College Attainment, Income Inequality, and Economic Security: A Simulation Exercise
We conduct an empirical simulation exercise that gauges the plausible impact of increased rates of college attainment on a variety of measures of income inequality and economic insecurity. Using two different methodological approaches—a distributional approach and a causal parameter approach—we find that increased rates of bachelor’s and associate degree attainment would meaningfully increase economic security for lower-income individuals, reduce poverty and near-poverty, and shrink gaps between the 90th and lower percentiles of the earnings distribution. However, increases in college attainment would not significantly reduce inequality at the very top of the distribution.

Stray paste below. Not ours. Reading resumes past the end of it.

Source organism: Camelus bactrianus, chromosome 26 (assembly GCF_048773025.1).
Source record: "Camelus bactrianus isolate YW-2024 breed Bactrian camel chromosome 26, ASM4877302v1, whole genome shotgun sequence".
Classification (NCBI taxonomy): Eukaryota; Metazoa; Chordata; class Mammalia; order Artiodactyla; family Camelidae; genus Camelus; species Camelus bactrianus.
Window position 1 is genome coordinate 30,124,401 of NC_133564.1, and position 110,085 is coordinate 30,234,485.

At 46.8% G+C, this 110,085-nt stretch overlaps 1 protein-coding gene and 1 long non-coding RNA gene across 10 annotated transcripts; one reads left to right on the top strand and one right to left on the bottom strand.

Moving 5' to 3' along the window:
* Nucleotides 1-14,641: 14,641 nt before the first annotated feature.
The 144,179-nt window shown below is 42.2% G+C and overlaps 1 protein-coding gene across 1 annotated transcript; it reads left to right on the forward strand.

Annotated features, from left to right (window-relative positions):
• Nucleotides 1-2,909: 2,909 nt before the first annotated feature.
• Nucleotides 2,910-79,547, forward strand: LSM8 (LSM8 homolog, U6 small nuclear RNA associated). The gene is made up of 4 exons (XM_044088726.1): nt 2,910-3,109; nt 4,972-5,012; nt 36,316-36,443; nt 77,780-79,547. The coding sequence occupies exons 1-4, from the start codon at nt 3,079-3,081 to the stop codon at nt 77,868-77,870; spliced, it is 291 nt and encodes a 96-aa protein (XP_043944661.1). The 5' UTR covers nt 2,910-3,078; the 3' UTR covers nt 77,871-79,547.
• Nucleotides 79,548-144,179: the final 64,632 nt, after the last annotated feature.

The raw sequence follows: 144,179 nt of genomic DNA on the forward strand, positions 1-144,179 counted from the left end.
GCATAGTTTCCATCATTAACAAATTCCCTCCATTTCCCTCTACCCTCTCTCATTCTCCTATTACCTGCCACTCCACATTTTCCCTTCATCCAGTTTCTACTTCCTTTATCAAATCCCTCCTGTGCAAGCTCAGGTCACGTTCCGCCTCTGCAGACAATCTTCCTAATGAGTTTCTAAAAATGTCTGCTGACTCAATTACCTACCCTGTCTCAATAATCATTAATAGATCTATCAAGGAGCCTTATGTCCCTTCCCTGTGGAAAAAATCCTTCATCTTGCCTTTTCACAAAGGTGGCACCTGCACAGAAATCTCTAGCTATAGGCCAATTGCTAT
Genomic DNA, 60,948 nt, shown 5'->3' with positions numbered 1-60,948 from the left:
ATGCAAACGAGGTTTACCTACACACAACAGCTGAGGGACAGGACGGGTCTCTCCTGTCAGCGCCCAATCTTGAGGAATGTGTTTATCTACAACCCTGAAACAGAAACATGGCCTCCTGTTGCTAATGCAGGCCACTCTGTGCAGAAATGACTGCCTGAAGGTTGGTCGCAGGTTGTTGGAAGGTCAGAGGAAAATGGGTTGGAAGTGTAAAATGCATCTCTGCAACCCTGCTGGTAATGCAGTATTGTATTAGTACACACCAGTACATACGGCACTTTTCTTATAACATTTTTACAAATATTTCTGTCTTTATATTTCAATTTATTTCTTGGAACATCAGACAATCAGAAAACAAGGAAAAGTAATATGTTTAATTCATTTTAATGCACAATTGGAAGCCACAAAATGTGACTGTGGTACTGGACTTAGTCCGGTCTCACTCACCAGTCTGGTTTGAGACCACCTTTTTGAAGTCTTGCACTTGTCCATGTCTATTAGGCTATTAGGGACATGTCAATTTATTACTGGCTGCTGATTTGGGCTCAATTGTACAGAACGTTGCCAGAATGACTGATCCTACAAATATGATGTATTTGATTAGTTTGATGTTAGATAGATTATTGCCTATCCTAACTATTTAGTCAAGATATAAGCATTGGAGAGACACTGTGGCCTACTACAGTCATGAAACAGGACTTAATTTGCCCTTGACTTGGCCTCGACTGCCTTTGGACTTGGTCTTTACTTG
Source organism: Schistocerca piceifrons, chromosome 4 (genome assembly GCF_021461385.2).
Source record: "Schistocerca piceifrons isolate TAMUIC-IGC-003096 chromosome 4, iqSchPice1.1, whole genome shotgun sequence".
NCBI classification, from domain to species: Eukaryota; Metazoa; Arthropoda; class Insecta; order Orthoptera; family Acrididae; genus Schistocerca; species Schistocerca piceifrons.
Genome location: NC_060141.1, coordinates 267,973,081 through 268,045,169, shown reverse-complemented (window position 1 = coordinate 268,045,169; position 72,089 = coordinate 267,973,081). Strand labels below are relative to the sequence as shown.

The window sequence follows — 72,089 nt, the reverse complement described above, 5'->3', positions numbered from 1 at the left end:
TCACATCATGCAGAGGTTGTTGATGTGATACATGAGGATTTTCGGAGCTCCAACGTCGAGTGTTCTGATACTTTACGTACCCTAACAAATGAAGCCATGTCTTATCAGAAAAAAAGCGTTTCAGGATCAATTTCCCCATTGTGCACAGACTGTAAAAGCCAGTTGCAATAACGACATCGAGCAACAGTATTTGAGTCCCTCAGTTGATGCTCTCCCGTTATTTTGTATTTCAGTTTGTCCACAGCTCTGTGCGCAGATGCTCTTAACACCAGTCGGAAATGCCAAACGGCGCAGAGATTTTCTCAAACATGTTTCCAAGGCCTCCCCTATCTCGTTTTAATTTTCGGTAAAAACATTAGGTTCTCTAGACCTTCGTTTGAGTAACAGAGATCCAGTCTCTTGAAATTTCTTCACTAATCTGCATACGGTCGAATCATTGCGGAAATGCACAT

This paper was prepared for the 2020 ASSA session “The Race between Education and Technology Revisited.” We extend our gratitude to Larry Katz for organizing the session and providing comments on an earlier draft and to Sandy Black for being a discussant of the paper. We thank participants of the University of Maryland Applied Micro workshop for helpful comments. The views expressed herein are those of the authors and do not necessarily reflect the views of the National Bureau of Economic Research.
Brad Hershbein & Melissa S. Kearney & Luke W. Pardue, 2020. "College Attainment, Income Inequality, and Economic Security: A Simulation Exercise," AEA Papers and Proceedings, vol 110, pages 352-355.